For centuries, Aizarya has been a satellite of the holy city. Now Israel wants to close off its access with a wall in a scheme denounced as de facto annexation.
By Qassam Muaddi | Middle East Eye | Jan 20, 2021
“It wouldn’t change much for me, as a minibus driver. I’d still have to drive through this crowded cage to the new way out. But it would cut the town off completely from Jerusalem,”
— Islam Rabea, minibus driver
Vehicles move slowly a few metres down the crowded main street of Aizarya, a Palestinian suburb east of Jerusalem, before stopping again.
Islam Rabea, a 23-year-old minibus driver, pulls on the handbrake and begins musing again.
“This town is more crowded than a can of tuna fish,” he says. “There’s one entrance, which is also the only exit, and I drive people to it back and forth all day.”
Aizarya’s only route to the outside world is to the east via an Israeli-built road, facing the entrance of Maale Adumim, the largest illegal Israeli settlement in the occupied West Bank, built almost entirely on lands belonging to the Palestinian town.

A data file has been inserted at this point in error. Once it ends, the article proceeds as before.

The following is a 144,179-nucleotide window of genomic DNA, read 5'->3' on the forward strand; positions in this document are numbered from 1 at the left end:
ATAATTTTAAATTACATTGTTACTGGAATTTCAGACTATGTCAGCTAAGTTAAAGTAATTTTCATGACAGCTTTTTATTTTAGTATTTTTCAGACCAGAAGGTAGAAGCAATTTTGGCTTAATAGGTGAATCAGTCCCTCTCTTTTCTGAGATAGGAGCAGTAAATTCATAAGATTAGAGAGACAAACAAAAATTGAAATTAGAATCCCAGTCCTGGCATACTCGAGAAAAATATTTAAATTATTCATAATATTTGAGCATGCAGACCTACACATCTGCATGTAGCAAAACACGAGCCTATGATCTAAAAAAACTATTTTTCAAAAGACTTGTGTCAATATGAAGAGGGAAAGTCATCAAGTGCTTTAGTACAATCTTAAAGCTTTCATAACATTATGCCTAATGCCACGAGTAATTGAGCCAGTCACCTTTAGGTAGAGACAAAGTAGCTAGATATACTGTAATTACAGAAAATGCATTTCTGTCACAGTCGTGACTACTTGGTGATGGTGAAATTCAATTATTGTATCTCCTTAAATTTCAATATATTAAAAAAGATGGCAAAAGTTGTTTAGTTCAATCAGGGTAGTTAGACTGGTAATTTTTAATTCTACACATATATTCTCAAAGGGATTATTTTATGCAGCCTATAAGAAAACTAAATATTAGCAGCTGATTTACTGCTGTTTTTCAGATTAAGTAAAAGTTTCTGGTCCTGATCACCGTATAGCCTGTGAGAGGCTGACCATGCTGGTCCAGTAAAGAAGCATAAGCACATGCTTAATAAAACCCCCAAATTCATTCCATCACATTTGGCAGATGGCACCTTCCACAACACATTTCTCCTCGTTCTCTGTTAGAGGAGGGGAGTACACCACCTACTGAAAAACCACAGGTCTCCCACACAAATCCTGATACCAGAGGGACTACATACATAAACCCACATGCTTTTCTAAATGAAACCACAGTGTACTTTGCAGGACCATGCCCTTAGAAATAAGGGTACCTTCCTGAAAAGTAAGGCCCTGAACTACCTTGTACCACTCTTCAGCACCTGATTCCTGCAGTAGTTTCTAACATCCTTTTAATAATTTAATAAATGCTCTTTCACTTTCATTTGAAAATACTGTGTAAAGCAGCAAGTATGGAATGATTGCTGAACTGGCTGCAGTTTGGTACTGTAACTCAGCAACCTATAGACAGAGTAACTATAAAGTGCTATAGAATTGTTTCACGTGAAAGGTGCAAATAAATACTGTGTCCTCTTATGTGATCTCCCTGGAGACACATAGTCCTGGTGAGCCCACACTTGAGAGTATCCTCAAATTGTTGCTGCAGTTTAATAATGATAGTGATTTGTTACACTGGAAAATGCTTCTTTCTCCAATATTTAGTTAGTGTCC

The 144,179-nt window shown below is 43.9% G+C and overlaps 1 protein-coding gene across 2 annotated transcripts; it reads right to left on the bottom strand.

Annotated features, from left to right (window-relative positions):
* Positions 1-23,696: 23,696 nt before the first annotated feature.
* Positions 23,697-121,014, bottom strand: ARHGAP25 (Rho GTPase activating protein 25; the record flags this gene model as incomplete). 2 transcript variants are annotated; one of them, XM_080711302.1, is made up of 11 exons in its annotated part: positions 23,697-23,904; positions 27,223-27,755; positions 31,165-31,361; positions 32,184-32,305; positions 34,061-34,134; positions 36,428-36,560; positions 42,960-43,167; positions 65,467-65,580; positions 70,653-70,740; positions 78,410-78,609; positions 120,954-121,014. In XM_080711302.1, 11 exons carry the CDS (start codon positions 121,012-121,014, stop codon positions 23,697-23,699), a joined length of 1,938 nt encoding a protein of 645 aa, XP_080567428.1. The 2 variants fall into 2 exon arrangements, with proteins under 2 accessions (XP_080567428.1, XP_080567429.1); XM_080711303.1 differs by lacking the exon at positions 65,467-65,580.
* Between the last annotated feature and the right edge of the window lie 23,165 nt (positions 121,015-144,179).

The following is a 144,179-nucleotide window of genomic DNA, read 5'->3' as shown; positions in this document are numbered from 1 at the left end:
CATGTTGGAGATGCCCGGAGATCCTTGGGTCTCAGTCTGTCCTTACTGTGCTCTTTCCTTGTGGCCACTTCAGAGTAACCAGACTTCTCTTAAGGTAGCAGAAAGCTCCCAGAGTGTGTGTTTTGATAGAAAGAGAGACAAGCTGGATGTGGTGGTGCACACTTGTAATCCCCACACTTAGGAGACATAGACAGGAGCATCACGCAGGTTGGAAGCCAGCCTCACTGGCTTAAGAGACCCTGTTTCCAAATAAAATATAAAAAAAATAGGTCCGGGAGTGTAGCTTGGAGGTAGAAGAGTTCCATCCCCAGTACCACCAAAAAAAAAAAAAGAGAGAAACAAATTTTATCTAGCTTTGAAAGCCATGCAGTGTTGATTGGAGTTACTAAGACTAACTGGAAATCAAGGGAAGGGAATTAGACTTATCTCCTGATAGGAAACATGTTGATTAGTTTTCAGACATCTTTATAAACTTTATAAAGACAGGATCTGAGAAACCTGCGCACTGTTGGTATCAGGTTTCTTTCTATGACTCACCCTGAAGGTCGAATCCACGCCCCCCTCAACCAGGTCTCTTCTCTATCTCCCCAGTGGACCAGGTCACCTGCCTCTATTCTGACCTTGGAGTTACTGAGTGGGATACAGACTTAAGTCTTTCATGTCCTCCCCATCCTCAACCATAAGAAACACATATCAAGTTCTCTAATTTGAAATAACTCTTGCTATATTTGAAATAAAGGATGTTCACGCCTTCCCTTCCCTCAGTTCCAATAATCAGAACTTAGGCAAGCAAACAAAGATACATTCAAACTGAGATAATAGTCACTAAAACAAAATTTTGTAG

To the west is Abu Dis, another Jerusalem suburb flanked by Israel’s separation wall, which forces all Abu Dis’s traffic to pass through Aizarya and exit east.
Last week, however, the Israeli government approved a project that would build extensive new sections of its separation wall around Aizarya’s north and east, severing it from the Israeli road and direct route to Jerusalem it has enjoyed for centuries, which now would be only accessible to Israeli settlers.